Currently, there are numerous payroll systems that provide for multi-country payroll processing. While some have better functionality, others are superior in their compliance and alignment to the legislation in the specific African country.

Compliance is a crucial element and in our opinion trumps functionality and indeed any other considerations.

The standard payroll approach to auditing compliance, is usually limited to ensuring that strict segregation of duties within payroll teams is adhered to. It is axiomatic that this compliance check is important; however, of greater importance than the process control, is a comprehensive review of the underlying tax and social contribution calculations embedded within the payroll system. This is aligned with all organisations’ corporate responsibility.

Any compliance audit must also include a further step. It is of significant importance that the users of the system understand how the calculations are applied. This is especially important when African payrolls are being managed, as often the lack of robustly worded legislation and interpretation notes lead to ambiguity; where the taxability of a specific remuneration component is unclear. If one understands the method of calculation, one can ensure higher degrees of accuracy and compliance.

Where the payroll department are processing payrolls in multiple jurisdictions, the problems, and the likelihood of errors, are exacerbated. This risk amplification is crucial given the dictatorial and hard-line attitude adopted by most revenue authorities and should be highlighted as “high-risk” when the compliance audit is conducted. The only method to mitigate such risk, is to complete a comprehensive review of the tax and social contributions embedded within the system. This should be done irrespective of the assurances of the services providers that the said calculations are correct and compliant. This places an onerous burden on companies who do not have the necessary tax expertise available given this is not their core competency.

Some large multinationals rely on a vast and very expensive network of advisors and auditors to mitigate these compliance issues. However, cognizance must be taken of the fact that even though delegation of the compliance has occurred, the company is still solely responsible to ensure their reputation is intact and to safeguard their status as a good corporate citizen.

One way of managing and concomitantly mitigating this risk, is to adopt the following broad process:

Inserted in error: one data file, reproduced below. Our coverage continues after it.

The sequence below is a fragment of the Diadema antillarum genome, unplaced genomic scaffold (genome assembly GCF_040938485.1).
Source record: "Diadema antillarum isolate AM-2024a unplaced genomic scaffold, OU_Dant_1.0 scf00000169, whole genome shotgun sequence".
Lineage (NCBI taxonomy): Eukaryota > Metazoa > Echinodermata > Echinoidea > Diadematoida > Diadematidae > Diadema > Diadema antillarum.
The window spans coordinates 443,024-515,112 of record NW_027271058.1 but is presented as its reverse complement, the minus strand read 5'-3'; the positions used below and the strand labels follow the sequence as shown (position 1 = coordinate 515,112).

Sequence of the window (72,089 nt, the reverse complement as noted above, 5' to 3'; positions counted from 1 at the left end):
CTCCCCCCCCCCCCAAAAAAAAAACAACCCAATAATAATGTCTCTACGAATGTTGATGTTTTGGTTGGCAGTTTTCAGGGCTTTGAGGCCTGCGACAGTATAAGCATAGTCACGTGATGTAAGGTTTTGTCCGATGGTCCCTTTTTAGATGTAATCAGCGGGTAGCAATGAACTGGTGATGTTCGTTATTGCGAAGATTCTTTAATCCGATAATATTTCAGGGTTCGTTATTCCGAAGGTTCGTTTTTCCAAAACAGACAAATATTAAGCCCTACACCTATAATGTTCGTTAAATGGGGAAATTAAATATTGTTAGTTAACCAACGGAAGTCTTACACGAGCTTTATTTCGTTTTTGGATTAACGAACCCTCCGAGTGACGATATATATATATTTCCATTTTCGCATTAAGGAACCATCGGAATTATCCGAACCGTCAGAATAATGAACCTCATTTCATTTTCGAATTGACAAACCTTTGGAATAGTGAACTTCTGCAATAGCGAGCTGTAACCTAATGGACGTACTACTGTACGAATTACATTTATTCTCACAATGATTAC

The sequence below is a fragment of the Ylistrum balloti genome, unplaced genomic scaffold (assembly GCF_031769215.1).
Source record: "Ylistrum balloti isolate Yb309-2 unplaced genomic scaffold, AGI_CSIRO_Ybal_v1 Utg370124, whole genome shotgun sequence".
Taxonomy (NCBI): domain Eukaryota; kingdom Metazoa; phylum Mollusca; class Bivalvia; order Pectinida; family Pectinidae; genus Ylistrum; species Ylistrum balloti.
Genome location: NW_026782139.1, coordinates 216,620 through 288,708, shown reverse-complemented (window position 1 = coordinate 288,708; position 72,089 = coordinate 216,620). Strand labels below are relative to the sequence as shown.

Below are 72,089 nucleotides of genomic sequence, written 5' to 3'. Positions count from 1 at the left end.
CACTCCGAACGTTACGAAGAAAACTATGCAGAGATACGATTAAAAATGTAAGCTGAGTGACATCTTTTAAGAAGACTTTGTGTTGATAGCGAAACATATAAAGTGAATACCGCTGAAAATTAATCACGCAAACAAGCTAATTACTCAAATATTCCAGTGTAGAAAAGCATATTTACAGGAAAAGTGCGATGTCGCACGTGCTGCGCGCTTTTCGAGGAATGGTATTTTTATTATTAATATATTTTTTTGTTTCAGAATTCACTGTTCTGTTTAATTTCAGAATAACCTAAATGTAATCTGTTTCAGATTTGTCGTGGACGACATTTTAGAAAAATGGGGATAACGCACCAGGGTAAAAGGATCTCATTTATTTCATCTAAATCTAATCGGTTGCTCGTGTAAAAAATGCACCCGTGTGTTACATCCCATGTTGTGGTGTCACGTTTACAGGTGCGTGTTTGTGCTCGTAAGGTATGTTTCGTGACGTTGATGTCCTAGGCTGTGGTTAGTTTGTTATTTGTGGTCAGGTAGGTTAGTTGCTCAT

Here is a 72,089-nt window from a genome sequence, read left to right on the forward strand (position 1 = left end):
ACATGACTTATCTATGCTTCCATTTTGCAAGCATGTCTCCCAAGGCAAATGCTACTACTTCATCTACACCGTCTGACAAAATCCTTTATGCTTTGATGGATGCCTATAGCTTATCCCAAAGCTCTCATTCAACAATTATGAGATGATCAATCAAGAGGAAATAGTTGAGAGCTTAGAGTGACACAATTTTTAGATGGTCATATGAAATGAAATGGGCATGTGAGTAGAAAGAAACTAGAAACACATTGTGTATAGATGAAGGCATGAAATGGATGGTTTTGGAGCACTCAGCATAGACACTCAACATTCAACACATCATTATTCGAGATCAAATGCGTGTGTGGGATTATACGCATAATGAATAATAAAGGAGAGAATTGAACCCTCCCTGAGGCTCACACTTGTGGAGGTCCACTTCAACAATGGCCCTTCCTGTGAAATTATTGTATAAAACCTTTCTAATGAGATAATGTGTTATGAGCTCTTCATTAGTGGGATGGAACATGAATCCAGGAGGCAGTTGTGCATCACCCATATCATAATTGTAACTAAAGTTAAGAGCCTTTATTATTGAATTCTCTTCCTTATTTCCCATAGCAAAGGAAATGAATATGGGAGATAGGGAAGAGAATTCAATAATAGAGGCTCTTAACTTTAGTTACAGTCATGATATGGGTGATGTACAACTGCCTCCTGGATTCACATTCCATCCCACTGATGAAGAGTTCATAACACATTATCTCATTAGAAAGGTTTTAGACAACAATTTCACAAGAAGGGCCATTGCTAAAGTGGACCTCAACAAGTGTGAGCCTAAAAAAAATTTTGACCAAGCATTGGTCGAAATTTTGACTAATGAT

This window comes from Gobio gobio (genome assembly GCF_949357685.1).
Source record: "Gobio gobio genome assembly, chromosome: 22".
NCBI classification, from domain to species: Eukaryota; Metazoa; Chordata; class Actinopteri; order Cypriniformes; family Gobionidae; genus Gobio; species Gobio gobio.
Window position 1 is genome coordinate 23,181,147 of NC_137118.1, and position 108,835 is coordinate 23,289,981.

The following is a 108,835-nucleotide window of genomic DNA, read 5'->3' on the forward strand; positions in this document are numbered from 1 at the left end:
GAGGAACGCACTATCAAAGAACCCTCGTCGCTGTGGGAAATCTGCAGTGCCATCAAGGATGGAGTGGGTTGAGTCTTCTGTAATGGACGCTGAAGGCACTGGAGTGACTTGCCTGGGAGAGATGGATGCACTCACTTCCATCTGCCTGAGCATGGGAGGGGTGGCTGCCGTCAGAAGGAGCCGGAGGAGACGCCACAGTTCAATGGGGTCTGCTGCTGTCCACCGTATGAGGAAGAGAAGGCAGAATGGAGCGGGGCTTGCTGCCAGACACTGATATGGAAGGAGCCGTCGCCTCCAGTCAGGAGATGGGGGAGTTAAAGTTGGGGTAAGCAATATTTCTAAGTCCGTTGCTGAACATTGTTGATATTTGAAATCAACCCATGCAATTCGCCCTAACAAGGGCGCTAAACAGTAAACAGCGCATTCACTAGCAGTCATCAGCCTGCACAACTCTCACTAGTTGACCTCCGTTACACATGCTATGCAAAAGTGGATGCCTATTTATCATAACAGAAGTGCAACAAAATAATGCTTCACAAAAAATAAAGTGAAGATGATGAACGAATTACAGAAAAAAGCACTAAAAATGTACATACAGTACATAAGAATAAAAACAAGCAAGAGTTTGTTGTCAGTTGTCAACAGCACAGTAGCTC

• Define the entire payroll process including all configuration settings; this would include a payroll blueprint. Part of the process would be to ensure the accuracy of all taxes and social security deductions; and
  • Institute a change management process which prohibits any unauthorized changes being made to the system; and
  • Convene a committee which authorizes any changes to the system and which is also responsible to periodically review the processes and procedures. The committee must have audit and systems acumen but more importantly, comprehensive tax and social security knowledge of the various countries being managed.

The process outlined above may be considered to be costly and overly burdensome, especially where the company has purchased a payroll system from a provider with the assurance that the taxes and social security deductions are accurate. These additional safeguards however pale in comparison when one considers the implications of non-compliance – penalties, interest charges, possible criminal proceedings and the immense reputational damage to the company’s brand in that country.

Reliance on the assurances of the payroll platform provider are not enough; rigorous supplementary procedures must be instituted. Some larger companies may have the skills and competencies internally or within their networks to fulfill this role – for those that do not, Axiomatic is one of the providers who can assist in minimizing this risk to employers.

At the very heart of the payroll function is the accurate and timely withholding of employee’s taxes. This function is imposed on employers in each jurisdiction however these taxes have a direct input into each country’s fiscal health. Therefore, the question arises – is it responsible for a business to see taxes as a cost of doing business, rather than part of a greater social contract with society? It goes beyond just the employer’s responsibility but extends to each and every individual employee of such organisations.

For more information please contact Grayson Hopkins on +27 11 305 1972 or